Managing differences between diversifiable and systemic risk

Managing differences between diversifiable and systemic risk

A hierarchical risk management system is not the best way to go. It is costly and the benefits are insufficient. Diversification suggests a different approach.

In a letter to JPMorgan shareholders published in the company’s 2012 Annual Report, CEO Jamie Dimon dreams the impossible dream. “Controls must match risk,” he writes, calling the idea “Risk Management 101.”

It was a poor choice of words, similar to Dimon’s “tempest in a teapot” comment about his bank’s London Whale disaster. Controls and risk are not symmetrical.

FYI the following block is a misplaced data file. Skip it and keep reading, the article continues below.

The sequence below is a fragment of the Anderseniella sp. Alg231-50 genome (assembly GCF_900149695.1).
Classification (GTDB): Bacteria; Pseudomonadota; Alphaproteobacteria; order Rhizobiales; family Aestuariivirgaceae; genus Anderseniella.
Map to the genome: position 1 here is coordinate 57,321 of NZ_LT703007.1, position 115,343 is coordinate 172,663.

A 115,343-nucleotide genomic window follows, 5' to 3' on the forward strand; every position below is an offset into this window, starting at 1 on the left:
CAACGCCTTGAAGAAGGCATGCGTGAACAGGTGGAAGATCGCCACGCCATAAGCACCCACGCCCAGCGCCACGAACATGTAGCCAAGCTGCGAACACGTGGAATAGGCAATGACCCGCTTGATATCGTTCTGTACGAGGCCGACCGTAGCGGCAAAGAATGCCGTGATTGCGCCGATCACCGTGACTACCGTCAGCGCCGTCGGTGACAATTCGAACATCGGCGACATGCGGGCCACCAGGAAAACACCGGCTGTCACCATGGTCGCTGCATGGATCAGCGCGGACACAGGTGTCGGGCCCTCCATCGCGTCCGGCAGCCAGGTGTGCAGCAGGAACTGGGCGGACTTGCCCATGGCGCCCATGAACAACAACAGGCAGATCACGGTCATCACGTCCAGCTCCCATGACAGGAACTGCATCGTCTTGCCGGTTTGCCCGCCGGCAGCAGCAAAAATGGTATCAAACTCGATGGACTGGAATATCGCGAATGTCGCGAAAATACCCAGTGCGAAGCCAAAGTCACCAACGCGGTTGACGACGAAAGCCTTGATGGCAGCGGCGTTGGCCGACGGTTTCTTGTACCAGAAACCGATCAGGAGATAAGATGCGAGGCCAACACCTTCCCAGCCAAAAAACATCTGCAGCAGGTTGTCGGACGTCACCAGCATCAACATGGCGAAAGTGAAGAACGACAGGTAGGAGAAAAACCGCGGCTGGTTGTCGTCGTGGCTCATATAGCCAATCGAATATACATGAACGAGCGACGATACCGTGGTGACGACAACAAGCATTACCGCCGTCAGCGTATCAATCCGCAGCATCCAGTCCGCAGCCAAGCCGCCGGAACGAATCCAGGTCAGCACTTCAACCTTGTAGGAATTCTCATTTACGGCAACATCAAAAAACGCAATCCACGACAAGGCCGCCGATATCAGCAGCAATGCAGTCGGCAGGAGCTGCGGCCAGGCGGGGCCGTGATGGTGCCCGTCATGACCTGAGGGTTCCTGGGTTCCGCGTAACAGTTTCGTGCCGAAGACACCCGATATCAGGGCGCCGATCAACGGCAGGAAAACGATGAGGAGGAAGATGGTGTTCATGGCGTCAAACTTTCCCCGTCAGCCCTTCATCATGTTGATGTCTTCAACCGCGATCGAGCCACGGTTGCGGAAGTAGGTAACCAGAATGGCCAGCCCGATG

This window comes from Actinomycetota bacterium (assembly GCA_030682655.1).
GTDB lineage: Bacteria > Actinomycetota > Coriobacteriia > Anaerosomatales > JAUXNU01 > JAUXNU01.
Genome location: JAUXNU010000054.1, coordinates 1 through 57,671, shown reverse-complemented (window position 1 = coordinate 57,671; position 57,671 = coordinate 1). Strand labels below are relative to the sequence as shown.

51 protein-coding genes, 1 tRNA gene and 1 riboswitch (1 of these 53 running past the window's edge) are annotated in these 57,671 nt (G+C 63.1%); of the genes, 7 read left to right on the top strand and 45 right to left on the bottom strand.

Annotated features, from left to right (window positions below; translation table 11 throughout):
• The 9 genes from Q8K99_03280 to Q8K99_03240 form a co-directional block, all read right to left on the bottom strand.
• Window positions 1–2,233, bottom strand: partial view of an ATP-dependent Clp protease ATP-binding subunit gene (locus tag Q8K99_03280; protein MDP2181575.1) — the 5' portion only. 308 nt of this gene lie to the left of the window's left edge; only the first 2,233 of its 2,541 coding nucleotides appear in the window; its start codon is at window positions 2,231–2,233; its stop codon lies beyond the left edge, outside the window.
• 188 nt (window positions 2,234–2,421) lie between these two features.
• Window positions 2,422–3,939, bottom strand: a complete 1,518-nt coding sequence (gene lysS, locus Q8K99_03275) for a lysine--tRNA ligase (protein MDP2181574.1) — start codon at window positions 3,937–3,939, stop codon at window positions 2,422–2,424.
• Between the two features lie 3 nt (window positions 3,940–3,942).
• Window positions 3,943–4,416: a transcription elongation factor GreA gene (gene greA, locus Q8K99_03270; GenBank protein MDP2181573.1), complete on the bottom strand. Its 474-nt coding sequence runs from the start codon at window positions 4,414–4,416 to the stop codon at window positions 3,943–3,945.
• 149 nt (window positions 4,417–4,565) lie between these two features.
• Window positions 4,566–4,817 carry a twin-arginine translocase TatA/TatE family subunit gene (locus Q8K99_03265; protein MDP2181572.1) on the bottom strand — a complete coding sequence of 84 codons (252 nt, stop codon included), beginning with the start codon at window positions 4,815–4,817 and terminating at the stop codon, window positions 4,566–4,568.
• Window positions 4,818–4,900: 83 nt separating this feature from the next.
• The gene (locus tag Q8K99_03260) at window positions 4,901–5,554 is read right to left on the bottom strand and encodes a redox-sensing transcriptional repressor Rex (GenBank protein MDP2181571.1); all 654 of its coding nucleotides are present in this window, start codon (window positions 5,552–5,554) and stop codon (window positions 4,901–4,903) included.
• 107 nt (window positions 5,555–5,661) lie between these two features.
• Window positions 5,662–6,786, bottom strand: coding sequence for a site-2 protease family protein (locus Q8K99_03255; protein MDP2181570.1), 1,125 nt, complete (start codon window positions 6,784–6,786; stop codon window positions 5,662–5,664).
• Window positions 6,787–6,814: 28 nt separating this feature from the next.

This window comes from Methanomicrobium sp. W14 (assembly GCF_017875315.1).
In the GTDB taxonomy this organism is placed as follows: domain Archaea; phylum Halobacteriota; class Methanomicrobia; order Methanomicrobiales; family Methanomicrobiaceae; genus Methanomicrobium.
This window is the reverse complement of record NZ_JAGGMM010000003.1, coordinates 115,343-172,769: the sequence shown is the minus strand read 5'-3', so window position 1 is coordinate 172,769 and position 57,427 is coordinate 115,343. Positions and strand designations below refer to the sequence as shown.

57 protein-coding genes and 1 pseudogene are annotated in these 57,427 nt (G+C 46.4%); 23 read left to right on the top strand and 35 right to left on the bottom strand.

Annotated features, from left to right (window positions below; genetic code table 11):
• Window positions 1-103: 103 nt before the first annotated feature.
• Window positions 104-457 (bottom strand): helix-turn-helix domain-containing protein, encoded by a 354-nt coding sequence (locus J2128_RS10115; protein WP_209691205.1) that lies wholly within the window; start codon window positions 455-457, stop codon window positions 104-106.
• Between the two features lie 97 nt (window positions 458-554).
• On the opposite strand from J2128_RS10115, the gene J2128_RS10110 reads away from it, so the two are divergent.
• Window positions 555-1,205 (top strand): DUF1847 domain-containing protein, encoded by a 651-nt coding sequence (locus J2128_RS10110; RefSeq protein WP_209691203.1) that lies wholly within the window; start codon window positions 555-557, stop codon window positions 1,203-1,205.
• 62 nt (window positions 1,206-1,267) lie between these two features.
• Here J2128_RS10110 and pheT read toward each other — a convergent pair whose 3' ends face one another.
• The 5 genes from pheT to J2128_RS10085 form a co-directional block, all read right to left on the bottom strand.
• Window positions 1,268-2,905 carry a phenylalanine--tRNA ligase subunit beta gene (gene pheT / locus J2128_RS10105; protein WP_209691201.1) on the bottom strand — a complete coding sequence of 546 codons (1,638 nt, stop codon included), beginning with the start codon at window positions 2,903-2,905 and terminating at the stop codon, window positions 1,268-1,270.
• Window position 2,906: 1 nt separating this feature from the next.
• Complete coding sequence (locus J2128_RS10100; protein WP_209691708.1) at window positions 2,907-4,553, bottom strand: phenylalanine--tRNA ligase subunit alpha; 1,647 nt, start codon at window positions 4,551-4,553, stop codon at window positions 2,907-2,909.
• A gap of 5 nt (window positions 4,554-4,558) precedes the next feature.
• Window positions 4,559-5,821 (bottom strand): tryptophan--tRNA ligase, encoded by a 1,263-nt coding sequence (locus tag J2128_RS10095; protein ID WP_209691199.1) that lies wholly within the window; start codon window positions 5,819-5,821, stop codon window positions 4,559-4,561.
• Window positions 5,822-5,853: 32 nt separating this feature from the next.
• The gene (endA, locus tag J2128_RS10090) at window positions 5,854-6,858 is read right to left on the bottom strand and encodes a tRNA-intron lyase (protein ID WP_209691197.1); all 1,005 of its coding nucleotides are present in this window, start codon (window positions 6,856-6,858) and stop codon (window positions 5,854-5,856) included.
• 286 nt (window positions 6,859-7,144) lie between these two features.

RM 101 teaches there are fundamentally two types of risk: those we can manage and those we cannot. Risks we can attempt to manage are ‘diversifiable.’ Risks we have to live with to be in business are ‘systemic’ or ‘irreducible.’ Combined, the two make up the external risk environment facing any particular business.

We can minimize risk but not eliminate it

Finance students are familiar with diversification – the idea that combining assets in a portfolio reduces overall risk. The portfolio should possess better risk and return characteristics than any single constituent asset.

Students also understand diversification effects are limited. At most, diversification reduces a portion of any portfolio’s risk. Systemic risk is irreducible; it exists as part of the system and is beyond the reach of risk reduction efforts. A good example of this idea is market risk. Another is uncertainty.